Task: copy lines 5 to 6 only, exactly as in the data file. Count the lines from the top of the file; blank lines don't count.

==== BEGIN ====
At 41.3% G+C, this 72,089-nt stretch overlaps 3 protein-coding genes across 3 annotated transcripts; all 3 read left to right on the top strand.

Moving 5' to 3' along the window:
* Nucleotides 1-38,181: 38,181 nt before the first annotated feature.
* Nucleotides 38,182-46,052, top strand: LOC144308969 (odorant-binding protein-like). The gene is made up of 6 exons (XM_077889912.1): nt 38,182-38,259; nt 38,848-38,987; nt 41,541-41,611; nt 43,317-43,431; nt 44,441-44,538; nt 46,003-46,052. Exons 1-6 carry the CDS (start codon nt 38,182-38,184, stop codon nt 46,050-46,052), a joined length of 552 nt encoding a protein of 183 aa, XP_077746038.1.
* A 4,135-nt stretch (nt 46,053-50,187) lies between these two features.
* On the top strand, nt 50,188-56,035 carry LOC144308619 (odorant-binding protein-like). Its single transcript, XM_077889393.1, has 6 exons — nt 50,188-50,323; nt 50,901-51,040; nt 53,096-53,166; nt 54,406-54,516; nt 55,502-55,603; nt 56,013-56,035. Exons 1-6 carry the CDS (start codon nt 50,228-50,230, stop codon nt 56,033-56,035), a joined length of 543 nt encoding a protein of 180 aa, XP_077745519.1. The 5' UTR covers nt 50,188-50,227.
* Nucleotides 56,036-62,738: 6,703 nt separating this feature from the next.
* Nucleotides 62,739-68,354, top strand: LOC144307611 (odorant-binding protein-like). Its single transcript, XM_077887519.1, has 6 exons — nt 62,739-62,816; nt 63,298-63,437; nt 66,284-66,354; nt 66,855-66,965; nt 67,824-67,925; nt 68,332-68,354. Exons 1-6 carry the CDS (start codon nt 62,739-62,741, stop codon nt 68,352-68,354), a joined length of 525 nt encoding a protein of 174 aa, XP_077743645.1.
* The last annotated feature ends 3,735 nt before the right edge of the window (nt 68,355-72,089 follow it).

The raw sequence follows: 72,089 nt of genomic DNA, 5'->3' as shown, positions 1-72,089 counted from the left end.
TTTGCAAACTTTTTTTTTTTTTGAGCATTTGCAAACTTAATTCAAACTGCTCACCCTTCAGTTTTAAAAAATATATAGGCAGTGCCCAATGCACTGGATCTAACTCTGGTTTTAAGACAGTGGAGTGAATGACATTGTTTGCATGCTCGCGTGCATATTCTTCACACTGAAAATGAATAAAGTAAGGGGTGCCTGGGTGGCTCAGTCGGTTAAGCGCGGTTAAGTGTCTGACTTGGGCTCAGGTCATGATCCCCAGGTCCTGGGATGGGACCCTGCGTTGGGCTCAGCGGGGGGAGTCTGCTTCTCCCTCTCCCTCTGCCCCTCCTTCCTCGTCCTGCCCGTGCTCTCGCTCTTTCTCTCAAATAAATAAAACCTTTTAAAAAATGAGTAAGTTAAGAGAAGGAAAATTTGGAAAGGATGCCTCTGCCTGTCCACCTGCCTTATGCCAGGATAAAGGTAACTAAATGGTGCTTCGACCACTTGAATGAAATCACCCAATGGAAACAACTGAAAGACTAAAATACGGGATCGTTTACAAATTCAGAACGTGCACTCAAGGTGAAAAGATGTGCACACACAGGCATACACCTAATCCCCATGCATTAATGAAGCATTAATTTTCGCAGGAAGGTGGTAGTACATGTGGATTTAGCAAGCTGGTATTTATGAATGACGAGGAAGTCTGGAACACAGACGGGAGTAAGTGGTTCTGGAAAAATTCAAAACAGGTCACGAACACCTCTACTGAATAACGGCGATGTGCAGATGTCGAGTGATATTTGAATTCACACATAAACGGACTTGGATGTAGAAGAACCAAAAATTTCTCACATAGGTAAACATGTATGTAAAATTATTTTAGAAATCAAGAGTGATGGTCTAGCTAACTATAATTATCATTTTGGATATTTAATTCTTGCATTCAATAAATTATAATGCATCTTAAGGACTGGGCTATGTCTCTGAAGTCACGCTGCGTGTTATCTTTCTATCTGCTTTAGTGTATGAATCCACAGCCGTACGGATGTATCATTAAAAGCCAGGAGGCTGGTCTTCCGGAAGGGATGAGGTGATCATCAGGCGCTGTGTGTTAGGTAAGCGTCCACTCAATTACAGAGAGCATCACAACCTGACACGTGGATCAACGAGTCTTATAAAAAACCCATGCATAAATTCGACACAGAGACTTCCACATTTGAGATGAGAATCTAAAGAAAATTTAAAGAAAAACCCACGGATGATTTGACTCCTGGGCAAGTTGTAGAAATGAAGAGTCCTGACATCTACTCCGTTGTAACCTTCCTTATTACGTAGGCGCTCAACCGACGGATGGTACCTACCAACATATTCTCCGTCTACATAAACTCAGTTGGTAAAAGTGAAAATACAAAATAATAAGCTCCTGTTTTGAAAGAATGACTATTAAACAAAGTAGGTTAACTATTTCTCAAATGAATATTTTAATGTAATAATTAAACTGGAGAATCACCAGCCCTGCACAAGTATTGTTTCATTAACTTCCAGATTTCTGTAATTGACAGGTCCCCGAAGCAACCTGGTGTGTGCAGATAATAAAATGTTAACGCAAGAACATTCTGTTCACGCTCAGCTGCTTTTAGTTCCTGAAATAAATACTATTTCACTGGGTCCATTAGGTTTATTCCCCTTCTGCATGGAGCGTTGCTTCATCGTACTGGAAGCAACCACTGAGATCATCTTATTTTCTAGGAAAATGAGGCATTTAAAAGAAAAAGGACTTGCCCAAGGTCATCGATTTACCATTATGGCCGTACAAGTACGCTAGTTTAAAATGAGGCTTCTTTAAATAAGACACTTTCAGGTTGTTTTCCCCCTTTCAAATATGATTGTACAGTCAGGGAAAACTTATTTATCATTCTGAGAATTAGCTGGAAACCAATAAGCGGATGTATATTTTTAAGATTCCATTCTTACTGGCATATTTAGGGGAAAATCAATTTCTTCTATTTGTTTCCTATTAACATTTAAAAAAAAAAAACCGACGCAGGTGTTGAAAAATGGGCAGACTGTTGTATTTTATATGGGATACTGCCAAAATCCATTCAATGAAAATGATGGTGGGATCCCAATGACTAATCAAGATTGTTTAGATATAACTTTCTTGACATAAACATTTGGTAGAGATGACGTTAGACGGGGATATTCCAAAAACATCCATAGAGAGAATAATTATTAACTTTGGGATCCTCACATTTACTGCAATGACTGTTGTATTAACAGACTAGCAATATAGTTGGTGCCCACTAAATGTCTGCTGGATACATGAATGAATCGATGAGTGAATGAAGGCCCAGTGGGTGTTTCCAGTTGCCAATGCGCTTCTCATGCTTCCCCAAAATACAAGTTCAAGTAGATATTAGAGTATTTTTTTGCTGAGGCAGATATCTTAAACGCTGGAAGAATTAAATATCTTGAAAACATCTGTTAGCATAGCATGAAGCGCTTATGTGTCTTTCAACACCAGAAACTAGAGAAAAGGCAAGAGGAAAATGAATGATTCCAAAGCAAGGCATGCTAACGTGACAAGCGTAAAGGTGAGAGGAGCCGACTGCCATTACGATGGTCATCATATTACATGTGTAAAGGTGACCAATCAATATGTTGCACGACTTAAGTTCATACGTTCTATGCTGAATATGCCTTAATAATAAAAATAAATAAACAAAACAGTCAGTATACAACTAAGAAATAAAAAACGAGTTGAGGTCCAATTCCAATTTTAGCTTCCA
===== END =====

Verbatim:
* A 4,135-nt stretch (nt 46,053-50,187) lies between these two features.
* On the top strand, nt 50,188-56,035 carry LOC144308619 (odorant-binding protein-like). Its single transcript, XM_077889393.1, has 6 exons — nt 50,188-50,323; nt 50,901-51,040; nt 53,096-53,166; nt 54,406-54,516; nt 55,502-55,603; nt 56,013-56,035. Exons 1-6 carry the CDS (start codon nt 50,228-50,230, stop codon nt 56,033-56,035), a joined length of 543 nt encoding a protein of 180 aa, XP_077745519.1. The 5' UTR covers nt 50,188-50,227.